Enrollment in virtual schools remains after the pandemic school year
WAUSAU, Wisconsin (WSAW) – The new school year is just a few weeks away and some parents in our area will not choose to send their children back to class. Last year, enrollments in at least one virtual school jumped and are now holding up.
Schools say there is a distinction here between improvised virtual learning that many children did in the last year and the design of the virtual school, which is designed for learning at home. A local virtual school says the pandemic has given some families a new perspective on what school might look like.
“It helped people open their eyes to various avenues, this school doesn’t have to be 7:30 am to 3:30 pm in a brick and mortar building,” said Jenny Seymour, director of WAVE.
âIt forced us to go a little bit faster in planning and executing what we were already talking about,â Seymour said.
Seymour says if families were successful in doing improvised virtual learning, it would translate into even more success with classes designed to be outside of a classroom.
âWAVE gives students the opportunity to have more flexibility, to be more involved in their own learning, so that they lead and make more decisions. You create a schedule, but there is always a responsibility, âshe explained. âStudents who were used to being more passive in class now need to take a more active role. “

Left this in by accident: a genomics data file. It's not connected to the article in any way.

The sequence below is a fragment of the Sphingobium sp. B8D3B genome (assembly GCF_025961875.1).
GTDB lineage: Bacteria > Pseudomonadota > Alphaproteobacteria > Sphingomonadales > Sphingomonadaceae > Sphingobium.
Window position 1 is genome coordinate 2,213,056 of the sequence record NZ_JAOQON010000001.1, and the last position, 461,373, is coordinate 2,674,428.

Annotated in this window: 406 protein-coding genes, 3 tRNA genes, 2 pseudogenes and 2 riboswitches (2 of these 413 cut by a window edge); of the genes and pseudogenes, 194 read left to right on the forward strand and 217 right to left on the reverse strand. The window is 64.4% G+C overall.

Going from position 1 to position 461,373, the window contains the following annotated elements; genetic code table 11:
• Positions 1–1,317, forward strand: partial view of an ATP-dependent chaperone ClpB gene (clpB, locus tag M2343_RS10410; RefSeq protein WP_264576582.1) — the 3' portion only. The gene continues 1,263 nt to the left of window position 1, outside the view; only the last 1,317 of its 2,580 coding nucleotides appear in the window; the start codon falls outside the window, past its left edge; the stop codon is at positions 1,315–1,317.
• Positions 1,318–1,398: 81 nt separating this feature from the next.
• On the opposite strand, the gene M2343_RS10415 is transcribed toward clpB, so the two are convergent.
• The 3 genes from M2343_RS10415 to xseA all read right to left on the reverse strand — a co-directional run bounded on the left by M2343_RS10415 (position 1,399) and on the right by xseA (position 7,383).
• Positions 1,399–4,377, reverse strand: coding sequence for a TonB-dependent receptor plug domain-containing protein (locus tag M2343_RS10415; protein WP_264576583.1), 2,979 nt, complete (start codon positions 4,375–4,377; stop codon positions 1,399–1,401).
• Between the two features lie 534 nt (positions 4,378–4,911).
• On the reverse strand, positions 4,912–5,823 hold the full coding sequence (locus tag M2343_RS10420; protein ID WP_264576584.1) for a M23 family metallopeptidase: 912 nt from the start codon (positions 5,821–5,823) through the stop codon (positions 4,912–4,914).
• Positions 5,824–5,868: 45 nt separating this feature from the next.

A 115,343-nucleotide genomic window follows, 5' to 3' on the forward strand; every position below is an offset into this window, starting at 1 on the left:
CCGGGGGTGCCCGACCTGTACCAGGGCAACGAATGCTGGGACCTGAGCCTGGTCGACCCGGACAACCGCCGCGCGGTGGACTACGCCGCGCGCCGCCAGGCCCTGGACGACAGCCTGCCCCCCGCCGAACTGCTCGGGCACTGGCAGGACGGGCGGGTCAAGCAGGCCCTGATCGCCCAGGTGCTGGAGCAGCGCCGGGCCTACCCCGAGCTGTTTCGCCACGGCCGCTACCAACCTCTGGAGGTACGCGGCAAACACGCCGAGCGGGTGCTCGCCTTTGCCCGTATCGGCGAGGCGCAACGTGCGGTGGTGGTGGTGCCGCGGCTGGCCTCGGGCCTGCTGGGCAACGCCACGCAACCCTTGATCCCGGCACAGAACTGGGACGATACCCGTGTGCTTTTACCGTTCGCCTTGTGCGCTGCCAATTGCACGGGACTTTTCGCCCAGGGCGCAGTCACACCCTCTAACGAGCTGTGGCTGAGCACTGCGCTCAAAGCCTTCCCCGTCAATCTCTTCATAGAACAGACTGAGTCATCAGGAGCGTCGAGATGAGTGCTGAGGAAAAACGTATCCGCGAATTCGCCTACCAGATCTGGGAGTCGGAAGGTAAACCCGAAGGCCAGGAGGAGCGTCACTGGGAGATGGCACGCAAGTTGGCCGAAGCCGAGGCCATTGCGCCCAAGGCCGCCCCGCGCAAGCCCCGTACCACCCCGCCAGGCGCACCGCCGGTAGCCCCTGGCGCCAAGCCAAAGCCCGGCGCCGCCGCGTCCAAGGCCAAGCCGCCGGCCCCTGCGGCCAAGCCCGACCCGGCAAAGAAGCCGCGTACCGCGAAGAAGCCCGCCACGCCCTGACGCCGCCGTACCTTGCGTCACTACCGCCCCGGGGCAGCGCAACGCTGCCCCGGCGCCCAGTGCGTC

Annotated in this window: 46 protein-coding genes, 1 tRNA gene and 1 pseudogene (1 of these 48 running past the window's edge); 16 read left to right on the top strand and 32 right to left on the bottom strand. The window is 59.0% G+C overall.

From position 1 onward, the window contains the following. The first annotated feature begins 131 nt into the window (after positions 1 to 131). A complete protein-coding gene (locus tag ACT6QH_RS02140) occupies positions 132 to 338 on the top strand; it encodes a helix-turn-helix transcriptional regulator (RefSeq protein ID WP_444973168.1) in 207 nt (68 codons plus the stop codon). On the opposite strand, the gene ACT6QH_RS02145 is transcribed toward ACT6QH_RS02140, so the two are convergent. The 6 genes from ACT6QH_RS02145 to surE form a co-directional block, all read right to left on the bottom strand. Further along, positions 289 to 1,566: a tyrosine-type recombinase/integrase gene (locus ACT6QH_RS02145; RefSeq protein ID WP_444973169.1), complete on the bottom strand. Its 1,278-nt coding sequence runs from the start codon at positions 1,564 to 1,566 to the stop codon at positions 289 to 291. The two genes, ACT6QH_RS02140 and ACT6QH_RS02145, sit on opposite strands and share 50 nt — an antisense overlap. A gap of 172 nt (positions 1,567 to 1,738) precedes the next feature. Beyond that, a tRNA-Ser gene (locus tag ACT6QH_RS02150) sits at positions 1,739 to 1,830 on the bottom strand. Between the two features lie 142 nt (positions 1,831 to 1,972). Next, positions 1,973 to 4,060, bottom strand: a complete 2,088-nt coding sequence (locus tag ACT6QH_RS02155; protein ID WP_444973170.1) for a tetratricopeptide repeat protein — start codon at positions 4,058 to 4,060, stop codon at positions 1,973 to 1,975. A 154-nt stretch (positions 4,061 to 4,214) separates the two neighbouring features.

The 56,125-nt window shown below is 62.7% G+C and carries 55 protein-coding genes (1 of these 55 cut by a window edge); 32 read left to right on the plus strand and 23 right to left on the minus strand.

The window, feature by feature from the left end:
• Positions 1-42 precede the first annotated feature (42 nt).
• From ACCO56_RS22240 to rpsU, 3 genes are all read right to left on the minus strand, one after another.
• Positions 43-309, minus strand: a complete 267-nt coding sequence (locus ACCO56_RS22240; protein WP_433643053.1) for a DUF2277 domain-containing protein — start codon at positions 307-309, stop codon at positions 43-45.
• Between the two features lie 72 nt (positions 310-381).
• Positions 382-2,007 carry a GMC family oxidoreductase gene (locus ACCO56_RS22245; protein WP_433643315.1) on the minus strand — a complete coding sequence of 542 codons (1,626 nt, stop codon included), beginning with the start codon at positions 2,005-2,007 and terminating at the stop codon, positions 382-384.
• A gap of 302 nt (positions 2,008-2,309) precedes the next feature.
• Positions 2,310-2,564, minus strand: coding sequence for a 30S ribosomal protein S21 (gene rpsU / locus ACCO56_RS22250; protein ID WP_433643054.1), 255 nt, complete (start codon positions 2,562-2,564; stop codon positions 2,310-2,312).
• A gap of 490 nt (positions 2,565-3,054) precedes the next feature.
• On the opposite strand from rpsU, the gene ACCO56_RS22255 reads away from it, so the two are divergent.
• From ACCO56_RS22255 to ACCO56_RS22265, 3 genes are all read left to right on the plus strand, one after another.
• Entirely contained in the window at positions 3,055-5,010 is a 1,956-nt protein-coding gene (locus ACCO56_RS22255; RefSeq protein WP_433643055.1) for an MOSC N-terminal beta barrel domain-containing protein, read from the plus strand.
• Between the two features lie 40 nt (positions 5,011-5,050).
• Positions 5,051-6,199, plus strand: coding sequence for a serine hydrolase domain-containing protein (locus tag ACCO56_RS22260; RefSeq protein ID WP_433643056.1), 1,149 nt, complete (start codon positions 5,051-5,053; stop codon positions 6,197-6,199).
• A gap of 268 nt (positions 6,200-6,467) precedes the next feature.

She believes it also allows for more flexibility.
âFamilies and students can re-prioritize things where a family might have needs and obligations that are greater someday, and that means school might be later in the evening,â she said. declared.
Mandy Thompson’s children attended Rural Virtual Academy, another local virtual school, even before the pandemic. She is satisfied with the consistency offered last year. She says virtual learning works for her 10 and 12 year olds because she is able to guide them.
âIt has been very helpful to have that one-on-one support and to be able to help my children who are easily distracted in a large classroom,â said Thompson. âIt really helped build their confidence. “
Some WAVE students are soon returning to a school building in Wausau. But Seymour says some of the families who left brick-and-mortar schools when they went online will not be returning this fall.
âSome of the students who were doing distance learning said, I don’t want to go back to this kind of structured, rigid schedule,â Seymour said.
The Wausau School District, which includes WAVE, will return to school on Wednesday September 1.
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